Storm supply tax holiday begins


Published: Friday, June 1, 2007 at 6:01 a.m.
Last Modified: Friday, June 1, 2007 at 12:00 a.m.

The state is offering residents some wallet relief by approving the third annual sales tax holiday for hurricane preparedness to get Floridians ready for the 2007 hurricane season.

Facts

Tax-exempt items

Here are some of the items covered in the sales tax holiday. For a complete list, go to Myflorida sales tax holiday.

  • Flashlights and self-powered light sources ($20 or less)
  • Gas or diesel fuel containers ($25 or less)
  • Batteries ($30 or less - AAA, AA, C and D cell 6- and 9-volt batteries)
  • Nonelectric food storage coolers ($30 or less)
  • Flexible waterproof sheeting (tarps) ($50 or less)
  • Portable radios ($75 or less)
  • Carbon monoxide detectors ($75 or less)
  • Storm shutter devices ($200 or less)
  • Portable generators ($1,000 or less)

"Experts predict that we will have an active hurricane season," said Craig Fugate, director of the Florida Division of Emergency Management in a news release. "Thanks to the Florida Legislature, Floridians have an excellent opportunity to stock up on disaster-supply items and save money."

Residents can begin saving a few dollars on their hurricane supplies from today through June 12.

During the 12-day period, no sales tax can be charged on more than 30 specific items related to storm preparedness. Tax-exempt items include flashlights and self-powered light sources, batteries, portable generators and storm shutter devices. The normal state sales tax is 6 percent.

"It gives people an incentive to purchase the items that they need to prepare for the hurricane season, especially big-ticket items like a generator," said David Donnelly, emergency management chief for Alachua County.

The only rule is that any approved supplies that exceed the allowable price set by the state's list will be taxed.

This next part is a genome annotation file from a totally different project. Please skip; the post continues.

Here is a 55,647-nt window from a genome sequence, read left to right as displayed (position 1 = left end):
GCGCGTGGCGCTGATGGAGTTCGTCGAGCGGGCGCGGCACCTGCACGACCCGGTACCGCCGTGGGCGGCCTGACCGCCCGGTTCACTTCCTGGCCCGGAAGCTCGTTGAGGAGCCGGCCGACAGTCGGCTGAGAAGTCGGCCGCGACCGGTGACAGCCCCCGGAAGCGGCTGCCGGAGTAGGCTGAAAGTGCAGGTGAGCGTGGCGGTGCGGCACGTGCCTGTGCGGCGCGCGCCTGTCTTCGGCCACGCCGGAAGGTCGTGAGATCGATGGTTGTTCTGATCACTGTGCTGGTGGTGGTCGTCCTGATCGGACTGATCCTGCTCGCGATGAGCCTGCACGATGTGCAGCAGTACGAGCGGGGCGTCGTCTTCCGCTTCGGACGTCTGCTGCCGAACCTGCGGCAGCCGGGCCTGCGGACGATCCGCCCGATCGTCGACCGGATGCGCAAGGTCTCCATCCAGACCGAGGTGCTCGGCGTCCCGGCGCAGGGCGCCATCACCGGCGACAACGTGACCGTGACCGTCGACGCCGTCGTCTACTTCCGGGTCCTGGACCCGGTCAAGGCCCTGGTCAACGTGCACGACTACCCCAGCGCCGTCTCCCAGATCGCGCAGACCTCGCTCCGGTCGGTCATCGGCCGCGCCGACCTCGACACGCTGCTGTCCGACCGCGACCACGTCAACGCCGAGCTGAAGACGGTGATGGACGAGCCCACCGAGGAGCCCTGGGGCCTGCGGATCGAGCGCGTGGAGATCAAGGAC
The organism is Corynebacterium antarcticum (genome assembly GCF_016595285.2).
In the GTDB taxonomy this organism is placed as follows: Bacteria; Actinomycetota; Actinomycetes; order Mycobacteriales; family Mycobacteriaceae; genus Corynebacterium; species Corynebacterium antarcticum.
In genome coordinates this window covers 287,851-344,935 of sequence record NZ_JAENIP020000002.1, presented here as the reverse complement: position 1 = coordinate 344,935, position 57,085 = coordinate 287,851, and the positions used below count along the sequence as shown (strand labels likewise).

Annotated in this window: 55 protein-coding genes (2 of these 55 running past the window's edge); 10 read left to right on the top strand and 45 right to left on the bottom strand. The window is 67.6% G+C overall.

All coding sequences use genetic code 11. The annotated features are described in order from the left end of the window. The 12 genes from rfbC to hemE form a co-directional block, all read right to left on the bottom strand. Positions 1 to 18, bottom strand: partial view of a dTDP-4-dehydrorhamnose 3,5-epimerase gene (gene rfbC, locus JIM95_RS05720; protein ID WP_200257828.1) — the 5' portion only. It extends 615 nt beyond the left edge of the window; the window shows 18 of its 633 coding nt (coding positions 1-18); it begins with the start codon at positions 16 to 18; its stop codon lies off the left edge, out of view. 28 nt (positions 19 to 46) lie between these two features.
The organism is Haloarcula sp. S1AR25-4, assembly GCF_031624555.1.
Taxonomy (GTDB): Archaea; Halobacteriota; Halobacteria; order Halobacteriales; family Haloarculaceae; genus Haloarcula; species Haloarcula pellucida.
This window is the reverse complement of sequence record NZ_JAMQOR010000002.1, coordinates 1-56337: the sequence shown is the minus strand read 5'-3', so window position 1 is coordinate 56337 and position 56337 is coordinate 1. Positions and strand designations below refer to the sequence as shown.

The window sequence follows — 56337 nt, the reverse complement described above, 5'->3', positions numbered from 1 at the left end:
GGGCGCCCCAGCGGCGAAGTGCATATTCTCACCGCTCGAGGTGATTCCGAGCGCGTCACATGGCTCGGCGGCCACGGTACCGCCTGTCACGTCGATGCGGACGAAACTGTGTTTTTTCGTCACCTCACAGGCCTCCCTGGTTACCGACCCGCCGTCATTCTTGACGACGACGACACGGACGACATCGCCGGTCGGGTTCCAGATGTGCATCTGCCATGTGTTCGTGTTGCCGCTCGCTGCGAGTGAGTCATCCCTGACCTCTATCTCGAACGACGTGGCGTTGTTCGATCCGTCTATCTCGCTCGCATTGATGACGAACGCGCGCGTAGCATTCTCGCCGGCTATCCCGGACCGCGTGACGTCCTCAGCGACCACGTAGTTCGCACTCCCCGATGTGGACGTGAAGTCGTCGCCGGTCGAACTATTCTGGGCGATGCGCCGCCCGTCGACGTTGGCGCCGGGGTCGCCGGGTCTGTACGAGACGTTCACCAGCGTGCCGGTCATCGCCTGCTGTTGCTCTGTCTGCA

Local home-improvement retailers are preparing for the sales tax holiday by stocking up on the tax-exempt merchandise and displaying it where easily visible and accessible.

"Basically, we have a lot of additional merchandise that is going to cater to the items under the list; we want to help make shopping easier for our customers," said Tom Bragdon, operations manager at the Lowe's on Archer Road.

The store will be staffed so that there are enough employees available to answer questions and assist customers, he said.

Some stores have scheduled how-to clinics in June that give residents demonstrations on such things as shutter installation, proper use of generators and how to clean up after a storm.

They also have how-to videos and information guides on their Web sites.

Rhonda Briggs, assistant manager at the Home Depot on 7107 NW 4th Blvd., said the store has a "How to Prepare for a Hurricane" clinic scheduled every Saturday in June from 1 p.m. to 2 p.m.

The clinic is conducted in collaboration with the American Red Cross to prepare families and homes.

The tax-exemption period could cause crammed aisles and long lines at the register, so shoppers should take a shopping list, avoid peak hours and be patient.

Briggs said weekdays from 10 a.m. to 2 p.m. and weekends are the busiest times at the store.

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